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What Are Aromatic Aldehydes?

By Ray Hawk
Updated May 17, 2024
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Aromatic aldehydes are organic chemical compounds that contain a carbon hydroxide radical or group, CHO, and are used as precursor chemicals in the pharmaceutical and plastics industries. The simplest of aromatic aldehydes is benzaldehyde, C6H5CHO, which is an almond extract that is used as a flavoring, and as an ingredient in some dye and plastics production. Many commercial preparations of these aldehydes exist for a variety of industrial uses. Tolualdehyde or p-tolualdehyde (PTAL), is used as a intermediate compound in agricultural and pharmaceutical products, p-ethylbenzaldehyde (EBAL) is used as a flavor and fragrance, and p-isobutylbenzaldehyde (IBBAL) is an additive for plastic resins. The smallest examples of aromatic aldehydes such as benzaldehyde are soluble in water, though most of them also tend to be very flammable.

Aldehydes and ketones are related compounds where an aldehyde contains at least one hydrogen atom attached to a carbonyl group of a carbon-oxygen bond. A ketone contains two alkyl groups, CnH, attached to the carbon atom of the carbonyl group. The two most commonly used aromatic aldehydes and aromatic ketones are formaldehyde and acetone, respectively. Formaldehyde is a widely used preservative and acetone is the main ingredient in many solvents. As of 2009, approximately 6,000,000,000 pounds (2,721,554,220 kilograms) of formaldehyde were created annually in industry and 11,243,575,400 pounds (5,100,000,000 kilograms) of acetone.

There are literally hundreds of different varieties of aromatic aldehydes and ketones manufactured by the chemical industry that are used to produce plastics and dyes. While they are commonly used to synthesize other chemicals for use in agriculture and pharmaceuticals as well, their most important consumer application, aside from formaldehyde and acetone production is as perfumes and flavoring agents. Several widely used examples of these aldehydes are obtained as natural derivatives, with benzaldehyde being derived from almonds, cinnamaldehyde from cinnamon, and carvone from caraway seeds as a spearmint flavor. Vanillin is another example that is obtained from vanilla beans, or can be prepared synthetically, and is known commercially as 3-methoxy-4-hydroxybenzaldehyde, (CH3O)(OH)C6H3CHO. Aromatic esters are related compounds with hydroxyl alcohol groups, which are also used as lighter weight fragrances in consumer products.

Esters, ketones, and aromatic aldehydes also have chemical components that make them important in human biological functions. Carbohydrates such as sugars and starches are based on compounds that contain ester hydroxyl groups, or aldehydes and ketones. Steroids produced by the human body, such as testosterone, cortisone, and progesterone, are ketones as well, and retinal is an aldehyde that is essential for human vision.

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Discussion Comments

By anon339814 — On Jun 27, 2013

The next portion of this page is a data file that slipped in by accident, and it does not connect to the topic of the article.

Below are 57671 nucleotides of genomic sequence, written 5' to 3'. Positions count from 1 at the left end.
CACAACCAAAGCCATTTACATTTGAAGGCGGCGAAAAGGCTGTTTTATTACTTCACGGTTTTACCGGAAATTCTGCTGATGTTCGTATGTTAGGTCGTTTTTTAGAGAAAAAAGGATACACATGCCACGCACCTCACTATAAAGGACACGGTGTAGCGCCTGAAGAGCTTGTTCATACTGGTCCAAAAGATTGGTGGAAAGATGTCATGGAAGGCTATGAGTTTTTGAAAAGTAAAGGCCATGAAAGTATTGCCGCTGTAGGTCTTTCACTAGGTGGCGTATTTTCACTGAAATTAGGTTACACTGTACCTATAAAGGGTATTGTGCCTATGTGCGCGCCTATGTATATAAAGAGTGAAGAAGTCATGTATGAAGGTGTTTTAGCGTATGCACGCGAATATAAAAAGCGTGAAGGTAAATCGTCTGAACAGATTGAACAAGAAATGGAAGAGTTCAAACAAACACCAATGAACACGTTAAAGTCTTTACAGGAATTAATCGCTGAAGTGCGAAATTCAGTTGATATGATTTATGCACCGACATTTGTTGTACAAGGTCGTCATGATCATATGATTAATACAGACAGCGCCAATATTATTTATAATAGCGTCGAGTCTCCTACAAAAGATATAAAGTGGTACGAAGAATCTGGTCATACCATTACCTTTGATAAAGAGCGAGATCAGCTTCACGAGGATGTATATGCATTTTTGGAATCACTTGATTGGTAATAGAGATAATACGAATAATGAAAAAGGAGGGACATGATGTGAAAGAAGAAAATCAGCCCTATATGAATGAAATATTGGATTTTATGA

How safe are they if consumed in food?

By kylee07drg — On Oct 14, 2011

Acetone is a powerful nail polish remover. I buy the non-acetone kind, because it isn’t as harsh on my nails.

My friend owns a salon, and I was there one night waiting for her to get through with a haircut and go out to dinner with me. I knew it would be awhile, so I asked if I could use her nail polish remover and polish to do my nails.

All she had was acetone remover. It took the polish off rapidly, but it also stripped my nails of their natural oils. They became rough, like hair that has been overprocessed.

By StarJo — On Oct 14, 2011

Formaldehyde is definitely aromatic, but not in a good way. I remember the smell of it from biology class. We had to dissect several things that were preserved in it, and it came to represent death and disgust to me.

Somehow, my folder in which I wrote observations during the dissections started smelling like formaldehyde. I didn’t spill any on it, but I guess just being around the stuff made it stink.

I must say that it is a strong preservative, though. Anything that can keep a cow’s eye intact for future transport and dissection has to be powerful.

By rhawk — On Oct 13, 2011

Good points.

This shows how some very complex sounding chemical names can actually refer to simple scents and flavors we use all the time, like almond and vanilla.

By orangey03 — On Oct 13, 2011

I didn’t know they were called aromatic aldehydes, but I frequently use extracts in my aromatic diffuser to make the house smell nice. Most people use essential oils, but I like to make use of what I already have around the house.

The diffuser suspends a small glass bowl several inches above a candle tray. I place a few drops of vanillin in the glass bowl. Then, I put a small tealight candle in the tray and light it. As it burns, it heats up the vanillin, and before long, the house smells like cookies must be in the oven.

By lighth0se33 — On Oct 12, 2011

I use aromatic aldehydes in cooking frequently. Just about every recipe I have for cookies, brownies, or cakes requires the addition of vanillin, or vanilla extract. I find that it gives a strong and distinct flavor to foods that might otherwise be a bit bland.

I also use almond extract to give drinks or desserts a cherry flavor. Almonds and cherries share a compound that can be found in this aromatic aldehyde, so their flavors are similar. I can even make cherry cola simply by adding a few drops of almond extract to a glass of pop.

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